The government has kept the mechanism under wraps as it would also attract the Joint Opposition to ‘cry foul’ on the mechanisms, Ceylon Today learns.
The transitional justice process has started. A peace building process has also begun. On the constitutional reforms the government has received all the submissions from the public despite none was telecast or aired calling the people to submit their proposals.
Reconciliation Task Force
The Office of the Missing Persons (OMP) is in progress after visiting various places in Vavuniya. Submissions on the Reconciliation Task Force have also been received by the government.
Under the Transitional Justice Mechanism, a ‘Compassionate Council’ has been proposed that could overlap with the mechanism of the Reconciliation Task Force.
Whether the ‘Compassionate Council’ proposed by Prime Minister Ranil Wickremesinghe will undermine the judicial procedure has also been discussed.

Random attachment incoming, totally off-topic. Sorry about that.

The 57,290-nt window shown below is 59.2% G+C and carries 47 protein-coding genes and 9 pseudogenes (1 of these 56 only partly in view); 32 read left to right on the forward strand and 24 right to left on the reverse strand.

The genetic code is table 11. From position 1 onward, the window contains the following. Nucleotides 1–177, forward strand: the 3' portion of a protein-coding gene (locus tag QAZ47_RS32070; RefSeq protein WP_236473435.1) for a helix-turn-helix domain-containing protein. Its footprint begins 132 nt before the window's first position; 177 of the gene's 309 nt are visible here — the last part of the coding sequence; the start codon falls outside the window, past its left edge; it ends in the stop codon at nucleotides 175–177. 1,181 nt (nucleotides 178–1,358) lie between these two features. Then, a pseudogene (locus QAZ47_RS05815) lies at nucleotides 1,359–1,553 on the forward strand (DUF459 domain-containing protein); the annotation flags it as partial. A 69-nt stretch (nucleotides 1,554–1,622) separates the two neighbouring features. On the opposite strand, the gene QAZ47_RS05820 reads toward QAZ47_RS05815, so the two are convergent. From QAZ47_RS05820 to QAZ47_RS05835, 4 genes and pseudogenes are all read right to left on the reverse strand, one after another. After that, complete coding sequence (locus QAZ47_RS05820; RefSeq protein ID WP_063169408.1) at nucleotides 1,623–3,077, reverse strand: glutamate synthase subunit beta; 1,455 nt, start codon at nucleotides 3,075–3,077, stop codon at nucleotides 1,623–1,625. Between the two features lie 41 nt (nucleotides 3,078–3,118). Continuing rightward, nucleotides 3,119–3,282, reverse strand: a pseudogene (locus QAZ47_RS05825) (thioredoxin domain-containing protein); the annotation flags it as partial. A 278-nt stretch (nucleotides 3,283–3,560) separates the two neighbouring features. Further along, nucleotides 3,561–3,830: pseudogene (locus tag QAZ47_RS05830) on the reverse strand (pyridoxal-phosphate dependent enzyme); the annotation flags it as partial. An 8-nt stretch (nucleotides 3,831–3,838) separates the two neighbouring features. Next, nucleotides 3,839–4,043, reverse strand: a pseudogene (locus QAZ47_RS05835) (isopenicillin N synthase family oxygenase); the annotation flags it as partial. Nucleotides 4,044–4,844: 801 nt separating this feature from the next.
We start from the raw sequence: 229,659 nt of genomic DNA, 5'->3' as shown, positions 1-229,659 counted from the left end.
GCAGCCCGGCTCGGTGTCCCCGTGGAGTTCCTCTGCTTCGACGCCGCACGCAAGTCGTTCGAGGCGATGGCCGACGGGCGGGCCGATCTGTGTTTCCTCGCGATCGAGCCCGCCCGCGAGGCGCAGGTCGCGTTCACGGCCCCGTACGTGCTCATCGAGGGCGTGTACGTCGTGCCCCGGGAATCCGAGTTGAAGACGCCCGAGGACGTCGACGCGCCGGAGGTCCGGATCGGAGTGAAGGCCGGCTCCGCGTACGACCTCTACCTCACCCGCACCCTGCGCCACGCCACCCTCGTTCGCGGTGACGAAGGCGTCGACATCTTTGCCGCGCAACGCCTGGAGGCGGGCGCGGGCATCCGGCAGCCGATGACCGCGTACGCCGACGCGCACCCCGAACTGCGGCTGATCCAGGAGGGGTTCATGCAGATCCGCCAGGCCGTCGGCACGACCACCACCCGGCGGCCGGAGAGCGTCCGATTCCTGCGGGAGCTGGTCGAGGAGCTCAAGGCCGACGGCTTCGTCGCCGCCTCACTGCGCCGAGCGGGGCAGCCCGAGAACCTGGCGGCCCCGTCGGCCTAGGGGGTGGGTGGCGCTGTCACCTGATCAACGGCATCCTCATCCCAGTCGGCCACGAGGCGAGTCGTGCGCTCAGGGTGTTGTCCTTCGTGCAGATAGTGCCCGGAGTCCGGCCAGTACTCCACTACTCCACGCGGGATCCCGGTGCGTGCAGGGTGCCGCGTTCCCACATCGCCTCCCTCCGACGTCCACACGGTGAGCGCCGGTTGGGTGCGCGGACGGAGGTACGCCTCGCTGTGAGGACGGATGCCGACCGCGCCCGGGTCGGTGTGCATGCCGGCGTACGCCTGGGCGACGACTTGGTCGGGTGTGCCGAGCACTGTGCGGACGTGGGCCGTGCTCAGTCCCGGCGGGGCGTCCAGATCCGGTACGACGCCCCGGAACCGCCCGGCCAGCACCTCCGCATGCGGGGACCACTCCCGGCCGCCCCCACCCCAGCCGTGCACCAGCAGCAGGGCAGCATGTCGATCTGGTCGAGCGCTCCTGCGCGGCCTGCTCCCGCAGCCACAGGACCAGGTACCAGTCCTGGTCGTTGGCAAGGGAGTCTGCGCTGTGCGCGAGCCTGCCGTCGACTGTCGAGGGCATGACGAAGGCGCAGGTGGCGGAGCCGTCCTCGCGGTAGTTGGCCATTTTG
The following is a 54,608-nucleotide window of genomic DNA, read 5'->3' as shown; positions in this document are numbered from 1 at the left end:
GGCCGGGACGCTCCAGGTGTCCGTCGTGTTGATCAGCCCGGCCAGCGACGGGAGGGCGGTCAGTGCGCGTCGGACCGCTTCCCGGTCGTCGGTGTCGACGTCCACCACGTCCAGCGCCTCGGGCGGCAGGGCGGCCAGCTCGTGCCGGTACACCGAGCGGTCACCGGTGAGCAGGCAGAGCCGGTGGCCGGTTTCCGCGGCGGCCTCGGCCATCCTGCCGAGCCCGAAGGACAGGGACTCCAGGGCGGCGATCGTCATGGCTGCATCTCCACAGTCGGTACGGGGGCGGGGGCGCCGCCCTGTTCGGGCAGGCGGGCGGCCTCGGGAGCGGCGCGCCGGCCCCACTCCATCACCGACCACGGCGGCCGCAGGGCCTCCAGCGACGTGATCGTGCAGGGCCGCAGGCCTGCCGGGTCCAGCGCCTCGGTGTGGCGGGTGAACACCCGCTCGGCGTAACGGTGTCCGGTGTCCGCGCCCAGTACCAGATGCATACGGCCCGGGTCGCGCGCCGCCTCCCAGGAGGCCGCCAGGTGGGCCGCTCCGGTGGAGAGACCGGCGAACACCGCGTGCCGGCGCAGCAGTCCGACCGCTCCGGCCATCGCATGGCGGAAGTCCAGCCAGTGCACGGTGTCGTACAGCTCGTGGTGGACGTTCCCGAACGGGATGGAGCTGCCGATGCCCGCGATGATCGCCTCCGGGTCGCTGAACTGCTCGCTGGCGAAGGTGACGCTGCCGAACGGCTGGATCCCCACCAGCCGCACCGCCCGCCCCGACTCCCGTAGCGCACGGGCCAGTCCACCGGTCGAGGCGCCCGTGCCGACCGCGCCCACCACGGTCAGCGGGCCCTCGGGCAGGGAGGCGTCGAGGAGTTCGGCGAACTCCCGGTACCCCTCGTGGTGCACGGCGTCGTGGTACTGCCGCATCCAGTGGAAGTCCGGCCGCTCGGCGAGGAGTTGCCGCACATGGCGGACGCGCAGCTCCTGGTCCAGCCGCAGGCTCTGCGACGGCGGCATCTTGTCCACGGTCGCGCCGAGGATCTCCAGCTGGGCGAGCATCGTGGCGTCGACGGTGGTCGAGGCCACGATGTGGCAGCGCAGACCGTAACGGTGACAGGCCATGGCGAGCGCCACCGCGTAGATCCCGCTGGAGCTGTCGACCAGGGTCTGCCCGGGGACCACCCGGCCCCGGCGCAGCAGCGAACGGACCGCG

The government intends to use the ‘Compassionate Court’ to see whether the Court once it convicts the perpetrators, could pardon them undermining the conviction.
No concrete decision to have foreign experts on the special Courts as suggested by the UNHRC has been taken.
The letters of submissions were sent to the following organizations by the Chairperson of Consultation of the Tasks Force on Reconciliation Mechanisms Manouri Muttetuwegama: All Ceylon Buddhist Congress Saiva Mangaiyar Kazhaham Jama’ath -e- Islam, National Christian Evangelical Alliance of Sri Lanka, National Shoora Council, All Ceylon Women’s Buddhist Congress, All Ceylon Young Men’s Muslim Association, Centre for Islamic Studies, Young Men’s Buddhist Association, National Christian Council, Young Women’s Christians Association, Ecumenical Institute, Jamath -us- Salama, All Ceylon Hindu Congress and the Ramakrishna Mission.